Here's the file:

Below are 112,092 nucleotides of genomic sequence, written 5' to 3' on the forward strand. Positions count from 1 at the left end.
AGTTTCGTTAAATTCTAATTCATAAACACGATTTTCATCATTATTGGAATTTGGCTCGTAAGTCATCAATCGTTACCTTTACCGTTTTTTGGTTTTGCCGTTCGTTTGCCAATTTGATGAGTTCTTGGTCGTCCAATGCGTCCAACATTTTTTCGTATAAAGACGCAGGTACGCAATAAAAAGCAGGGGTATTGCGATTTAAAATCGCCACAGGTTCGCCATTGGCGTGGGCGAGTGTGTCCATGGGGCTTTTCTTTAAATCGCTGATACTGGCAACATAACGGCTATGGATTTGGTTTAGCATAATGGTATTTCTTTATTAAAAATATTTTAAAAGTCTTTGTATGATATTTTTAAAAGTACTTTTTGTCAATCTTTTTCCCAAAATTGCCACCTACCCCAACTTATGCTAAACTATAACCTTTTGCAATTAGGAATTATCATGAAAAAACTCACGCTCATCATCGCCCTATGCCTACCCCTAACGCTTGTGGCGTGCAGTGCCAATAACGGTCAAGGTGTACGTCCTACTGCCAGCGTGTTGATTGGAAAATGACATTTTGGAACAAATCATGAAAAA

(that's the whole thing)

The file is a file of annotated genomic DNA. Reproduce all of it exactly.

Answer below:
Below are 112,092 nucleotides of genomic sequence, written 5' to 3' on the forward strand. Positions count from 1 at the left end.
AGTTTCGTTAAATTCTAATTCATAAACACGATTTTCATCATTATTGGAATTTGGCTCGTAAGTCATCAATCGTTACCTTTACCGTTTTTTGGTTTTGCCGTTCGTTTGCCAATTTGATGAGTTCTTGGTCGTCCAATGCGTCCAACATTTTTTCGTATAAAGACGCAGGTACGCAATAAAAAGCAGGGGTATTGCGATTTAAAATCGCCACAGGTTCGCCATTGGCGTGGGCGAGTGTGTCCATGGGGCTTTTCTTTAAATCGCTGATACTGGCAACATAACGGCTATGGATTTGGTTTAGCATAATGGTATTTCTTTATTAAAAATATTTTAAAAGTCTTTGTATGATATTTTTAAAAGTACTTTTTGTCAATCTTTTTCCCAAAATTGCCACCTACCCCAACTTATGCTAAACTATAACCTTTTGCAATTAGGAATTATCATGAAAAAACTCACGCTCATCATCGCCCTATGCCTACCCCTAACGCTTGTGGCGTGCAGTGCCAATAACGGTCAAGGTGTACGTCCTACTGCCAGCGTGTTGATTGGAAAATGACATTTTGGAACAAATCATGAAAAA